In the face of increasingly alarming climate change reports, the need for national and state-level action is clear. Minnesota is leading the way from the North in advocating for progressive greenhouse gas emission goals and moving our energy system away from coal and fossil fuels. But what can individuals do to play their part?
Consider adding these clean energy resolutions to your New Year goals:
1. Eliminate phantom load. The stand-by power we rely on to easily access our appliances and devices means these items consume electricity even when turned off and plugged into an outlet. Devices that are “off” or in standby mode can use up to the equivalent of 50 large power plants’ worth of electricity and cost more than $19 billion in electricity bills—just in one year. To banish phantom load, group appliances together on a power strip and switch off the strip when not in use. Turn off any screen savers on electronic devices and make sure to unplug cell phone chargers when not in use. Do a scan through your entertainment appliances, and disconnect any unnecessarily charging devices, like gaming consoles and DVRs.
2. Air seal your home. Stop money from blowing right out the door. Air sealing windows and doors is one the biggest ways to cut heating and cooling costs. Caulk and weatherstrip around leaky doors and windows, and consider covering single-pane windows with storm windows. In a pinch, a simple, plastic film insulation over the interior of windows can help prevent drafts. Fresh Energy’s science policy director, J. Drake Hamilton, removed the screens on her family’s south-facing windows this winter, letting 70 percent more sun enter her home. Natural, solar heat for the win.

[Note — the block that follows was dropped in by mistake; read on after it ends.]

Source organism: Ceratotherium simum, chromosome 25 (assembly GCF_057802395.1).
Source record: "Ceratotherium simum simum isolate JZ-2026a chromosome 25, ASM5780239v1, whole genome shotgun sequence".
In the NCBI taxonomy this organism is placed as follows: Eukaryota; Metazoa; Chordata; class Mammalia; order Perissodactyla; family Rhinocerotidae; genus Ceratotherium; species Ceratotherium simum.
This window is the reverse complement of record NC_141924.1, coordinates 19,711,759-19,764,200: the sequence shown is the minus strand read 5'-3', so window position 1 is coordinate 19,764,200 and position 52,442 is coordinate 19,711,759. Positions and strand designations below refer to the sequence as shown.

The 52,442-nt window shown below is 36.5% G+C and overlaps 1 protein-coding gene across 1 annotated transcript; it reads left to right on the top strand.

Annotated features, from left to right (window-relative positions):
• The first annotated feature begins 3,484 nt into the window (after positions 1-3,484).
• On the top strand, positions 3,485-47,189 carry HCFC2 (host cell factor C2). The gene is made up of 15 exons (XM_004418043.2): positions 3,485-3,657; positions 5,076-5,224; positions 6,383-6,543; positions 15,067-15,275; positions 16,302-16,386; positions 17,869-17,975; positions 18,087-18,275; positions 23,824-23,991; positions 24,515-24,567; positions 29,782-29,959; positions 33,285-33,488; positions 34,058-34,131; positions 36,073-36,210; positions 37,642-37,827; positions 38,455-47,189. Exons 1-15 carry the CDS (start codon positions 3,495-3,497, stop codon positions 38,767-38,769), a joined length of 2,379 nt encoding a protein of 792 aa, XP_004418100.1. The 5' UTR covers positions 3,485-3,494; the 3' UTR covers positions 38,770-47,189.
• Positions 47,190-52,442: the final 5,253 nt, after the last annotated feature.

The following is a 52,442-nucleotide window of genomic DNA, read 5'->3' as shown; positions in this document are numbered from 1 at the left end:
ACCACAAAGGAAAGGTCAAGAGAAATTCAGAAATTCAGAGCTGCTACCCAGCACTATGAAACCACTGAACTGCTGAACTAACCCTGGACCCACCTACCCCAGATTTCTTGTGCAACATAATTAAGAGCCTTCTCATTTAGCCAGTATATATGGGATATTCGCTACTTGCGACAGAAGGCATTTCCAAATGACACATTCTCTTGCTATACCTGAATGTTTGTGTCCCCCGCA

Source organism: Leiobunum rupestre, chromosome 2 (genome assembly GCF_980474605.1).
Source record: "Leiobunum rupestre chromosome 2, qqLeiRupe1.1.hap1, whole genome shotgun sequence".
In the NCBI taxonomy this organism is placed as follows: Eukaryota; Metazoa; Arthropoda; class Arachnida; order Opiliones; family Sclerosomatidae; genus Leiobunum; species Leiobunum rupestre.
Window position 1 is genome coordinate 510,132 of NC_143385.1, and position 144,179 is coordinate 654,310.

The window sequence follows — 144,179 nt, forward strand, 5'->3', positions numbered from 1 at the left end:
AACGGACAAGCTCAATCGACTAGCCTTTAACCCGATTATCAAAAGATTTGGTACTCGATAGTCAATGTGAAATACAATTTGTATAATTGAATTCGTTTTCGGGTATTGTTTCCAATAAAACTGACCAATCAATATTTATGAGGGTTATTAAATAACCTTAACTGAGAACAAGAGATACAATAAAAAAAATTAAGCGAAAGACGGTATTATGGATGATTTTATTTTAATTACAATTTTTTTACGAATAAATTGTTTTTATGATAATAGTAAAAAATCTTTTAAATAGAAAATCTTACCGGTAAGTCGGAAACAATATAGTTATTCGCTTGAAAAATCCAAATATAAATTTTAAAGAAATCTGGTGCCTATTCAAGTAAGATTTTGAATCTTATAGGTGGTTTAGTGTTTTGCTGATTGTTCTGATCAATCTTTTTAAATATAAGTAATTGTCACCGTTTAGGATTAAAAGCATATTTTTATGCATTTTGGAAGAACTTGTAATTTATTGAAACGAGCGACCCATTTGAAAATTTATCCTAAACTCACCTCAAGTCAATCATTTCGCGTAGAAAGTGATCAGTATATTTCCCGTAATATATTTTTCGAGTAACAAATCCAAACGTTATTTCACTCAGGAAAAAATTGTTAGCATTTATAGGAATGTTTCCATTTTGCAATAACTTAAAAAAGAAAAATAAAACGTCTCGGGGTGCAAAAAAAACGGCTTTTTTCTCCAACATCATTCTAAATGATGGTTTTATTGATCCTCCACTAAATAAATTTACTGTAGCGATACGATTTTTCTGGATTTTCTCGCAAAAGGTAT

3. Lower your water heater’s temperature. Most water heaters are programmed to 140 degrees—but 120 degrees is usually adequate for most households. By making this 20 degree change, your water heater will require less natural gas or electricity, saving some households up to $460 each year. For additional savings, consider adding a water heater blanket—if your heater is warm to the touch, adding a blanket could reduce standby heat losses by 25 to 45 percent.
4. Switch up your laundry routine. Try washing your clothes in cold water. Since 90 percent of a clothes washer energy use comes from heating water, making the change to cold water will dramatically save energy. Added bonus: cold water could also extend the life of your clothes. Consider line-drying your clothes as well. A typical dryer uses more energy than a new energy efficient refrigerator, clothes washer, and dishwasher combined.
5. Program your thermostat. Dialing back the temperature of your home from its normal settings (in the winter) by seven to ten degrees for eight hours a day could save up to ten percent a year on heating costs. Rule of thumb: ten degrees down = ten percent savings.
Do you have additional energy saving tips? We want to hear! Send us your suggestions below and we’ll share them on social media throughout the month of January.